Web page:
At the last city commission meeting, I asked if there was a verbal agreement to include Sandusky in a Request for Proposal (RFP) for the curbside program. The president told me there was a verbal agreement. Later in the same meeting, the city manager admitted he actually signed the Memorandum of Understanding (MOU).
According to the MOU (public document), it was signed two weeks ago, on July 30, with just the signature of the city manager. Up until now, nothing had been mentioned to the public about the curbside RFP. Much to everyone’s surprise, an MOU was signed and the commission didn’t bother to tell us about the action being taken.
Usually, when the president of council signs off on agreements, it demonstrates the fact that deliberations were done publicly, with a majority of commissioners approving the action taken, so the president can apply his legal signature attesting to that fact.
Without the process in place, how else are the rest of the commissioners and the public to know what action was taken? The commissioners do the legislating and the city manager follows through with the instructions given to him by the commissioners — so when did the commissioners instruct the city manager to sign an MOU?
It is discouraging to hear through other sources what is happening in the city. It could have been possible that curbside legislation would have been introduced at the end of the year and none of us would have known anything about what was developing. The contract, if accepted by the entities, is due to go into effect Jan. 16.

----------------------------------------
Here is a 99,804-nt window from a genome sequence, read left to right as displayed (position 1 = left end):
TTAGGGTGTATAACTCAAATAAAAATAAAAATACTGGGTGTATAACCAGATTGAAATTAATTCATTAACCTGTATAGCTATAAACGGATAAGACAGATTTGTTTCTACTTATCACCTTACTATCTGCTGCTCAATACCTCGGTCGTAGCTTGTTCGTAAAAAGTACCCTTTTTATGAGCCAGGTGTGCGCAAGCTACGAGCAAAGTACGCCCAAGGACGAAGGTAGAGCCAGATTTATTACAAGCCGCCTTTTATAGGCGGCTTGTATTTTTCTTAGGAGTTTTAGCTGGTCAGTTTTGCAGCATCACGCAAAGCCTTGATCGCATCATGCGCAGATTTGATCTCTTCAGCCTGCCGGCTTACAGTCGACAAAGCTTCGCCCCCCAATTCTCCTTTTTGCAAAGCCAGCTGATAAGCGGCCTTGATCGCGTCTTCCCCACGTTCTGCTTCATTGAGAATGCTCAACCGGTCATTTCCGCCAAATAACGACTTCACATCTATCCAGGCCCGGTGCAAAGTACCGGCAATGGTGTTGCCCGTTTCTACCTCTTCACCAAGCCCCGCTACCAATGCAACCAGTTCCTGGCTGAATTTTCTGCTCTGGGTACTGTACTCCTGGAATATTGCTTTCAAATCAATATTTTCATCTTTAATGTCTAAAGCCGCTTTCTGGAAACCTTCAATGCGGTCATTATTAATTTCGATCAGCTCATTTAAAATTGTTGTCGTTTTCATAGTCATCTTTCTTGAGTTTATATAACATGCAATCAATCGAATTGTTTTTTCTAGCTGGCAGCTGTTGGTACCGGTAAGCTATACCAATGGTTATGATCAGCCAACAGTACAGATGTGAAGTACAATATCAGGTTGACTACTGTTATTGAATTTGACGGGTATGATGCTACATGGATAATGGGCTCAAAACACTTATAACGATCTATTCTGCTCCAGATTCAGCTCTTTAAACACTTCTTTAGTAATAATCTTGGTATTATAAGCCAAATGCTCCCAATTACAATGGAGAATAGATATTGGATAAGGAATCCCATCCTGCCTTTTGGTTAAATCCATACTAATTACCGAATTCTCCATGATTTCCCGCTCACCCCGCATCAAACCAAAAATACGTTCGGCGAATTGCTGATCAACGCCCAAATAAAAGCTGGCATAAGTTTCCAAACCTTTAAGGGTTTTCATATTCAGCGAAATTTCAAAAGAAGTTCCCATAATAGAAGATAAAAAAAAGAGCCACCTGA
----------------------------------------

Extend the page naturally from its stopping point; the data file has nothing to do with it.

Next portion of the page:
In the same meeting, there was another MOU that did come before the commission for signoff, so why were the two MOUs treated differently with the two different signatures? It is difficult to understand if seven commissioners are directing the city manager or just a couple of commissioners are doing the instructing. The lack of deliberation before the public by all seven commissioners is disconcerting. How do the commissioners build trust when the commission does not keep us informed?
I think most people thought the recycle bins would solve the problem when the city entered into a five-year agreement with a hauler to manage the bins. By retaining the recycle bins, it keeps the county from pushing Sandusky into the curbside program.
I don’t think the recycle bins have been given a fair chance so problems can be worked out before looking at the curbside program.
There is nothing wrong with the city exploring the advantages and disadvantages of curbside pickup in order to arrive at a decision that will benefit everyone concerned, but the public should be able to hear what our commissioners are saying about the subject and give the public ample time to discuss and respond.